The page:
FEB 15, 2013


Greg Lundgren

Why: What is ambition in art? Is it competitive or collaborative? Greg Lundgren is a Seattle artist and entrepreneur (the Hideout, Vito’s, Lundgren Monuments) who sees Seattle as a place with everything it needs to succeed—except the success. He’s been floating big ideas like turning the Lusty Lady (or some other equally delicious and central space) into a contemporary art center that focuses on launching artists into the global art world, not just featuring them here. But what is your version of ambition for art in this city? Discuss, tonight. (Hedreen Gallery, 901 12th Ave,, 6:30–8 pm, free)

FEB 16, 2013



Why: Tonight is your last chance to catch local playwright Holly Arsenault’s debut, Undo. The premise is so simple and brilliant—what if a divorce were a public event precisely like your wedding, with guests and presents and an officiant and tons of booze?—that it threatens to overpower the show itself. But Arsenault’s sharp wit and ear for honest dialogue, which focuses on realistically mundane details and then telescopes to huge family drama, makes the concept work beautifully. Bring someone to talk it over with after; you’ll surely want to. (Annex Theater, 1100 E Pike St,, 8 pm, $18 adv/$20 DOS)

FEB 17, 2013


The Ruby Suns

Why: Has this winter been cramping your style? Are you so fed up with the gray that you’ve been considering replacing your eyeballs with slices of star fruit and tie-dyeing your skin? If so, the Ruby Suns have got your number—go ahead and dive headfirst into their ocean of bright ’80s sound waves. Though their latest album may be inspired by a breakup, those layers of beaming synthetic pop just might be extroverted enough to combat the blanket of gunky wet fog weighing us down. (Barboza, 925 E Pike St,, 8 pm, $12, 21+)

FEB 18, 2013


Jewel of India

Why: There are fancier Indian restaurants in Seattle and, lord knows, there are nicer parts of the Ave than this gritty stretch near 50th. But sally forth anyway. Jewel of India is the most delicious Indian restaurant in town. The spices are bold and balanced and fragrant, the sauces are robust, and some dishes are luxuriously creamy without tasting blandly fattening (like some better-known places that will remain nameless). The weekend afternoon buffet is lavish—big cubes of paneer cheese, hunks of meaty butter chicken, kofta balls in korma sauce—and the evening entrées are even better. (Jewel of India, 4735 University Way NE,, 11 am–10 pm)

FEB 19, 2013


Think & Drink: The Future of Marijuana Post I-502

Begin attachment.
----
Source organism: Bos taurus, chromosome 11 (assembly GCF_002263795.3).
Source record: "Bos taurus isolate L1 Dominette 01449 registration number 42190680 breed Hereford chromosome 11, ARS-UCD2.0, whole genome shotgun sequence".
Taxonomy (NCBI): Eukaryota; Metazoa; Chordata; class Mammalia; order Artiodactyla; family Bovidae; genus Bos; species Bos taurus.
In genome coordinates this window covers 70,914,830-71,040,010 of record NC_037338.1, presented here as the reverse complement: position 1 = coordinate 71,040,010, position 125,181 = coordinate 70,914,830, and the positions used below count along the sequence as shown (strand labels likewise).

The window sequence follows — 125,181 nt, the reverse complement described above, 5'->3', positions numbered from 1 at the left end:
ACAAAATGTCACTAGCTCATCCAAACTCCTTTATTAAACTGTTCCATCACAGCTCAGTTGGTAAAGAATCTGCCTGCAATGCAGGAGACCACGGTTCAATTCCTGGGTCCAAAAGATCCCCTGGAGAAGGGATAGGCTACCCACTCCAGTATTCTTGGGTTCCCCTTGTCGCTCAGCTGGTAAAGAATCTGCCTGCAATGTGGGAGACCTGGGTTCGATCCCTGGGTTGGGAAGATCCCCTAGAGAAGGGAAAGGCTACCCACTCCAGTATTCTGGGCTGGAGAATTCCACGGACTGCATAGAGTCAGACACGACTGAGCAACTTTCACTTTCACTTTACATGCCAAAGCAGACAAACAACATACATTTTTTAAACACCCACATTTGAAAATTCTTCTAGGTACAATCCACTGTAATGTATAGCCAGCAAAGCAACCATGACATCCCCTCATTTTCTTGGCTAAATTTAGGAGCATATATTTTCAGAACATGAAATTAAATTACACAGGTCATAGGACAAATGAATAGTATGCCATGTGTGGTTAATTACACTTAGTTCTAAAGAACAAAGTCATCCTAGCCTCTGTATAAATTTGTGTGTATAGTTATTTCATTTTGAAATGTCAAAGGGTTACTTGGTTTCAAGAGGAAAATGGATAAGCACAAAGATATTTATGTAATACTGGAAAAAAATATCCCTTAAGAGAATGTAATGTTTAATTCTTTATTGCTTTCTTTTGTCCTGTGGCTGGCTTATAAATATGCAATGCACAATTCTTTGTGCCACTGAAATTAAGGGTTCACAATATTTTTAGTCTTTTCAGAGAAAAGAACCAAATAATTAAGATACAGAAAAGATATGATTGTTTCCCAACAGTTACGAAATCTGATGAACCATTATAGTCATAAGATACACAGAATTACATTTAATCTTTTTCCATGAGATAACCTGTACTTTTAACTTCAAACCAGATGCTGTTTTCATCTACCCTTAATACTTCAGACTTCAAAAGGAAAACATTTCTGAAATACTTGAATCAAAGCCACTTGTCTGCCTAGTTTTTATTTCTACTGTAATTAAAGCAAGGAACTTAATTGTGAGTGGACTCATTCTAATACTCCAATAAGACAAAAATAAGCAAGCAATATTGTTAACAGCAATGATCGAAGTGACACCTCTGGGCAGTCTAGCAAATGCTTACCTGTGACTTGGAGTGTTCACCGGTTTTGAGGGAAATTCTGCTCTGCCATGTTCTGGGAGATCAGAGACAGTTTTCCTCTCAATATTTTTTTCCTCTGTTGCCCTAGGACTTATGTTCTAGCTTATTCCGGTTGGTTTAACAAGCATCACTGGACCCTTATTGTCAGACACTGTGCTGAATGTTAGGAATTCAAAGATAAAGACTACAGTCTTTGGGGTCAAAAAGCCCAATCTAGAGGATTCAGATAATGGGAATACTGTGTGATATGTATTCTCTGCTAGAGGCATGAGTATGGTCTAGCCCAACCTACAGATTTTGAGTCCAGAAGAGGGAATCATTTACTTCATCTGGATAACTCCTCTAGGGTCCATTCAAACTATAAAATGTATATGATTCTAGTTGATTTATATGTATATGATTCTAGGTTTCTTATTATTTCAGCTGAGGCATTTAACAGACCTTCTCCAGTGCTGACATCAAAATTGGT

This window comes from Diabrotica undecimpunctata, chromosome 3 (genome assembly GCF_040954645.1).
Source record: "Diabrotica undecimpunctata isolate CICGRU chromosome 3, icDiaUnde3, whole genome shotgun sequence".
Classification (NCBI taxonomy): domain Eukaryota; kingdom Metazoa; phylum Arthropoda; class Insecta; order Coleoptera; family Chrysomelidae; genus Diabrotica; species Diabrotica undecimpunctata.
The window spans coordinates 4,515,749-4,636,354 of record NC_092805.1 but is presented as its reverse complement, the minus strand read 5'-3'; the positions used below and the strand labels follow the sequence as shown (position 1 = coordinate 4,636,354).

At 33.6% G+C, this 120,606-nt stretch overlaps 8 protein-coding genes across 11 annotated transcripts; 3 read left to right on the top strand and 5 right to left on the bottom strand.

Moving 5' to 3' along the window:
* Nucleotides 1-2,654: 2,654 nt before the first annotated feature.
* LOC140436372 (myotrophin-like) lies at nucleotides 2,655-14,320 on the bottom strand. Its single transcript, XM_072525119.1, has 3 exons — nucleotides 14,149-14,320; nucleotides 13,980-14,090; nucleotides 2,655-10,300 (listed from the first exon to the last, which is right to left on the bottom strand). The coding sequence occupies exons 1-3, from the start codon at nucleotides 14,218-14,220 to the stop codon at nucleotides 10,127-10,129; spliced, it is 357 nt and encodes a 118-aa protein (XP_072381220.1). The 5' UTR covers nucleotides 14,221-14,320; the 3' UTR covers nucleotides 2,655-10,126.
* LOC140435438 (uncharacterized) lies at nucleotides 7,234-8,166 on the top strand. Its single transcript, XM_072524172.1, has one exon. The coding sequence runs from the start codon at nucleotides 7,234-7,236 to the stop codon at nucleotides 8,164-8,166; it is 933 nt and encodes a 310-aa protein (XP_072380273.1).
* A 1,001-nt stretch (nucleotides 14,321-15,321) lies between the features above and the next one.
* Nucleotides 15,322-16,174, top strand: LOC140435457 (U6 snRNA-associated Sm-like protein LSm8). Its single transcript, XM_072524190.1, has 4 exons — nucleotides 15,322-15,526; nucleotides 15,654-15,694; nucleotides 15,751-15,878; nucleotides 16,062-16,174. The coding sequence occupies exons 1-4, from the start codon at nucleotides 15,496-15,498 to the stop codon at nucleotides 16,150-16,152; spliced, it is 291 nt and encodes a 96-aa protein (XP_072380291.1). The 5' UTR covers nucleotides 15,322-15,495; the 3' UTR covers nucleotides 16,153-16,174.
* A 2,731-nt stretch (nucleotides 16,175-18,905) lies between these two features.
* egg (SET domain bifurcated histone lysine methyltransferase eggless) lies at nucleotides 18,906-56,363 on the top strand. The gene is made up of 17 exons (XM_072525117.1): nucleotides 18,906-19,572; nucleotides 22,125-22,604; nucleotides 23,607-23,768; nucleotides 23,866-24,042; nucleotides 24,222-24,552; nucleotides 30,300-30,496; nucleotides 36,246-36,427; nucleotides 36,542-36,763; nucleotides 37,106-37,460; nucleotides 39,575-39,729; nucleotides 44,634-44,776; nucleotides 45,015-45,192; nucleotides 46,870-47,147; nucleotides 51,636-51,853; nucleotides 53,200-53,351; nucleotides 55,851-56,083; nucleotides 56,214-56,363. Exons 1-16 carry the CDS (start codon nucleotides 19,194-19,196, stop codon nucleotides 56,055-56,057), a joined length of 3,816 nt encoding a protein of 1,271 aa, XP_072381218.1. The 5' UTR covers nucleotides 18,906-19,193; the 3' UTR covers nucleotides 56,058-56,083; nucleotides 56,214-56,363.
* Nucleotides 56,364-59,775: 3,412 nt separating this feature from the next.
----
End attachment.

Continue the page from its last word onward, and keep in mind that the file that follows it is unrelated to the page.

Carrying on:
Why: If you have questions about the passage of Washington’s new recreational marijuana law—like, where can I buy pot now? Is it legal to grow in my closet? Can I start my own pot delivery service or will I be slide-tackled by the Feds?—it’s best to consult the experts. Fortunately, Humanities Washington has them on hand. Grab a drink and join ACLU attorney (and Initiative 502 author) Alison Holcomb and Seattle police sergeant Sean Whitcomb as they guide you through the tricky logistics of our new, greener Washington. (Naked City Brewery and Taphouse, 8564 Greenwood Ave N,, 7 pm, free, 21+)

FEB 20, 2013



Why: Tabu, the third feature by the talented Portuguese director and critic Miguel Gomes, at first appears to be all about two things: one, Portugal’s colonial past and postcolonial present, and two, the current austerity policies that are choking the country’s poor and working classes. But these politically charged themes turn out to be only a small part of the picture. The film’s main theme is about what human life really comes down to: love and happiness, love and pain, love and loss, and love and regret. If you find Tabu’s story uninteresting, your heart is made of stone. If you find its cinematography unremarkable, your eyes are made of wood. (Northwest Film Forum, 1515 12th Ave,, 7 and 9:15 pm, $10)

FEB 21, 2013


Double Duchess, Glitterbang, Hoot N Howl

Why: Have you ever made your booty pop? I don’t mean silicone-padded underwear that makes your butt look higher and rounder or some weird brand of microwave popcorn. The BP is a dance move. I recommend practicing to Keaira LaShae’s “How to Booty Pop” video on YouTube, and then going to this show to bust your new moves with Seattle’s number one “lady-wolf gang”—DJ/MC/dance troupe Hoot N Howl. The BP would also work nicely with Glitterbang’s experimental electronica and Double Duchess’s campy, queer, and hilarious electro-hop. Pop-pop and you don’t stop! (Chop Suey, 1325 E Madison St,, 9 pm, $10, 21+)

All contents © Index Newspapers, LLC
1535 11th Ave (Third Floor), Seattle, WA 98122
Contact | Privacy Policy | Terms of Use | Takedown Policy